Nasdaq/ICE offer reverse termination fee in NYSE Euronext bid

Nasdaq/ICE offer reverse termination fee in NYSE Euronext bid

The reverse termination fee, which would be paid by the bidding party in event of a failure of the deal, came today in the joint proposed merger agreement released by the two hostile bidders and is intended to alleviate fears of the deal being thrown out by US antitrust authorities.

In a highly charged statement, Nasdaq and ICE said the deal would “strengthen investor confidence in US equity markets” and, in a clear challenge to the Deutsche Börse bid, added it would “preserve competition in the European Union”.

Jeffrey Sprecher, chairman and chief executive officer of ICE, said, "Based on the feedback we have heard from NYSE Euronextstockholders, we are more confident than ever that the proposed NASDAQ OMX/ICE transaction is better for them, the markets and the exchange's customers.

“We trust that the NYSE Euronext Board will seek to enhance the value to its stockholders by meeting with us to evaluate our superior proposal."

In addition, Nasdaq and ICE said that they had $3.8bn financing in place for the bid from a syndicate of banks including Bank of America, Nordea Bank, Skandinaviska Enskilda Banken and UBS Investment Bank for the Nasdaq part of the bid and Wells Fargo and Bank of America for ICE.

The board of NYSE Euronext unanimously rejected the Nasdaq/ICE bid on 10 April citing concerns over the chance of completion and reiterating its belief that the group should not be broken up.

In a letter sent to Jan-Michiel Hessels, chairman of the board of directors at NYSE Euronext, and included in today’s statement, Nasdaq and ICE said: “We believe your shareholders should be given the opportunity to make the decision as to how best to allocate their interests in NYSE Euronext.”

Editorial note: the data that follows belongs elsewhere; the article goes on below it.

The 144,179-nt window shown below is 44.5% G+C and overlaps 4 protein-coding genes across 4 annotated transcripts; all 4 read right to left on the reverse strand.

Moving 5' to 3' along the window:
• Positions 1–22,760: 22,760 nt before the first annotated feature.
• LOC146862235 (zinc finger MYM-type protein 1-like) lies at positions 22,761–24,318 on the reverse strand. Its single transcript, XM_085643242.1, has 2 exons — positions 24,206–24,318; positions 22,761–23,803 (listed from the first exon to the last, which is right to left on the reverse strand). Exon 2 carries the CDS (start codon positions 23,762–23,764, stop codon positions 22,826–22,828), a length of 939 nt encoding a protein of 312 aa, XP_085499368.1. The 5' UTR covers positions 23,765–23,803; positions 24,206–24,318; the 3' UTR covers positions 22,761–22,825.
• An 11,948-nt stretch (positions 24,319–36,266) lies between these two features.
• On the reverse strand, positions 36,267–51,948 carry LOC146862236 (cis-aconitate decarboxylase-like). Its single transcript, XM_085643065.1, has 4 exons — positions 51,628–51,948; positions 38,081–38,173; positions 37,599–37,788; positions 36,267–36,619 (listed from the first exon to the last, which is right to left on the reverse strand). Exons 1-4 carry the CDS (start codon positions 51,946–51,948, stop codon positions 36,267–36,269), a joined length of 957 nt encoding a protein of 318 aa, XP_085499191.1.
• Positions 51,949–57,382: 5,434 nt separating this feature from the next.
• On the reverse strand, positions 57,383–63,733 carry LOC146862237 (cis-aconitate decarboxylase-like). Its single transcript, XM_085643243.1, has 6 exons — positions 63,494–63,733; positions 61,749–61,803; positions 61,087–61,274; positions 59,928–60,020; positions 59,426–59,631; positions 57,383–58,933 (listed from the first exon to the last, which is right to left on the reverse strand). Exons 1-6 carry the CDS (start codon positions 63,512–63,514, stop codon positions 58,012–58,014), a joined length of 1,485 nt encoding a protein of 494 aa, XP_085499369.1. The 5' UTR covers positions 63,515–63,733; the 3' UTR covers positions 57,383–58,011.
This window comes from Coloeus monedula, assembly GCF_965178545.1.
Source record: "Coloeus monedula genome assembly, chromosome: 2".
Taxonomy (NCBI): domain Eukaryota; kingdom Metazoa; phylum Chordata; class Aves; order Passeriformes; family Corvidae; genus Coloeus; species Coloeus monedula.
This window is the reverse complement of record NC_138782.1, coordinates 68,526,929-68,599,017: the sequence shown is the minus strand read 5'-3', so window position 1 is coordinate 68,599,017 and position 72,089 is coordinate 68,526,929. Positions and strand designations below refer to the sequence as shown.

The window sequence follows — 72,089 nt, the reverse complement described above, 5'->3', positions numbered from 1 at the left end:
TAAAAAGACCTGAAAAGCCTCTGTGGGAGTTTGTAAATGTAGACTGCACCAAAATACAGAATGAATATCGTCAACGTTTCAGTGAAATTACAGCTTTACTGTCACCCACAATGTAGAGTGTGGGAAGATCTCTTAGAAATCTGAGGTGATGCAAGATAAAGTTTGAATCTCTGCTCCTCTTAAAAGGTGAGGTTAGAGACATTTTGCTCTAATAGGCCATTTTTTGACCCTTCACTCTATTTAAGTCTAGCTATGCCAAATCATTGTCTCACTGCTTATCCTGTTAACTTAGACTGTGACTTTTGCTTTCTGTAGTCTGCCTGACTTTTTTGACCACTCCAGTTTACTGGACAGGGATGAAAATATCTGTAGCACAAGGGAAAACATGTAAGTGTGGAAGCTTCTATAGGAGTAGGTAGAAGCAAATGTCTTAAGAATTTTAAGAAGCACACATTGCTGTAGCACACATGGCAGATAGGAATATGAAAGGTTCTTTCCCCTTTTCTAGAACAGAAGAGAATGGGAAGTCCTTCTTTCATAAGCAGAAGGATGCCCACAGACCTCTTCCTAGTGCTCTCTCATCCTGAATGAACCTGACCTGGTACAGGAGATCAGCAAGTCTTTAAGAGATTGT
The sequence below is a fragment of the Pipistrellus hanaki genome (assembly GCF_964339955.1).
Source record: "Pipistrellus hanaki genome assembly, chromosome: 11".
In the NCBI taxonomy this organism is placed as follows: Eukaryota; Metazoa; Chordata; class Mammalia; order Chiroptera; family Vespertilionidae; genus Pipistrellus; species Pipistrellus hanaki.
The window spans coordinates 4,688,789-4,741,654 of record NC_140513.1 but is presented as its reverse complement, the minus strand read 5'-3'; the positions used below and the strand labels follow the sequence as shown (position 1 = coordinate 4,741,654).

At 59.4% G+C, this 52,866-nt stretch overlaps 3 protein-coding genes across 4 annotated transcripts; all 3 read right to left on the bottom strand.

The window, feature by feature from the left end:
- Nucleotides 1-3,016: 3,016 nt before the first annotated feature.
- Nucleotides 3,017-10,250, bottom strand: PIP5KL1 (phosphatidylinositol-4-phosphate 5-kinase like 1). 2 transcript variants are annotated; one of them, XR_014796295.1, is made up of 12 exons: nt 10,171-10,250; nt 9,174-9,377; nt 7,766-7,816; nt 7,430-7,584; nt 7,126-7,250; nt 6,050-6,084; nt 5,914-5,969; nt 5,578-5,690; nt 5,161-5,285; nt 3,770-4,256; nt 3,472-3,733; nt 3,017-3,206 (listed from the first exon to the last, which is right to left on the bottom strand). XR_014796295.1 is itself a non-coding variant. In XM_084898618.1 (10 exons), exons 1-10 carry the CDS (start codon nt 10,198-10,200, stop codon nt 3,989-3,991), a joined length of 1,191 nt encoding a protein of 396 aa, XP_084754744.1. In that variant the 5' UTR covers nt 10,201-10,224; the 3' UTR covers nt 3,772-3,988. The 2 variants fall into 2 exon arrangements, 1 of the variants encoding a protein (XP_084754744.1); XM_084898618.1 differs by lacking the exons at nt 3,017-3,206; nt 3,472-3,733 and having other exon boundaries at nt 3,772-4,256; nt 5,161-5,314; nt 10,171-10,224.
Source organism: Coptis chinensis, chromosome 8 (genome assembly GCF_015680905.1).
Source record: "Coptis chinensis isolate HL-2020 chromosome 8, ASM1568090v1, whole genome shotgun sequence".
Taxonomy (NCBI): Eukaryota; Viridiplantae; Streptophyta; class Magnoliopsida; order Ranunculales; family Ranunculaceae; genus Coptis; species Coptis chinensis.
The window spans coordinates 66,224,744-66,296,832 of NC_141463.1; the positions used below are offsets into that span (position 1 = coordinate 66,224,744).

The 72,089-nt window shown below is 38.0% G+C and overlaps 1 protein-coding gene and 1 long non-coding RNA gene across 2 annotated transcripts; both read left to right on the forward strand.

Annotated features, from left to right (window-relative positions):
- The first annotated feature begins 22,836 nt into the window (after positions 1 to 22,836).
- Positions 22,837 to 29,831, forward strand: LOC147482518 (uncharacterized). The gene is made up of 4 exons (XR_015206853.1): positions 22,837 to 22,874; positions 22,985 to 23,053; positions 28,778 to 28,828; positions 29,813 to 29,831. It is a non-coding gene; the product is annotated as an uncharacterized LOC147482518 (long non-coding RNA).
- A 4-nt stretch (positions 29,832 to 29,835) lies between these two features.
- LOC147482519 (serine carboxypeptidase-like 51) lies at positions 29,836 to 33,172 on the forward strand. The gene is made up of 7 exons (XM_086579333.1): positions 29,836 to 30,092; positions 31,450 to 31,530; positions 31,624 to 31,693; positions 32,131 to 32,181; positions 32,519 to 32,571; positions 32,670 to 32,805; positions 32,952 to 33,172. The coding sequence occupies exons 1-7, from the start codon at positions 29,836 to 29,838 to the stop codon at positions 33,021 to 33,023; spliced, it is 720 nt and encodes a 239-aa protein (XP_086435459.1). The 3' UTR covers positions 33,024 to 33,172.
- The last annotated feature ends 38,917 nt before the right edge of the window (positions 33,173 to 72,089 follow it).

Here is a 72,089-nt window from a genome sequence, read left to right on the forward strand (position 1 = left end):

As the Deutsche Börse deal is structured as an all share merger, there is no requirement for the NYSE Euronext board to seek the highest bid for the business. However, Nasdaq and ICE are hoping that the premium on their bid will be enough to provoke a shareholder rebellion over the acceptance of the Deutsche Börse bid.

The letter said: “The agreement with Deutsche Börse permits you to engage in discussions with us and allow us to undertake our due diligence investigation of NYSE Euronext if you believe that "there is a reasonable likelihood that our proposal could constitute a Superior Proposal." In this regard, you need not actually determine that our proposal is, at this time, a Superior Proposal.

“There is no question that our proposal is economically "Superior", indeed far superior, and we believe your duty to be well informed requires that you discuss with us any issues that could conceivably overcome this sharp difference in the value of the two offers.

“By engaging with us, you will be enhancing your ability, and the ability of your stockholders, to consider our proposal, and you will also discover whether Deutsche Boerse would improve its offer in response.”

NYSE Euronext will hold its annual shareholder meeting on the 28 April.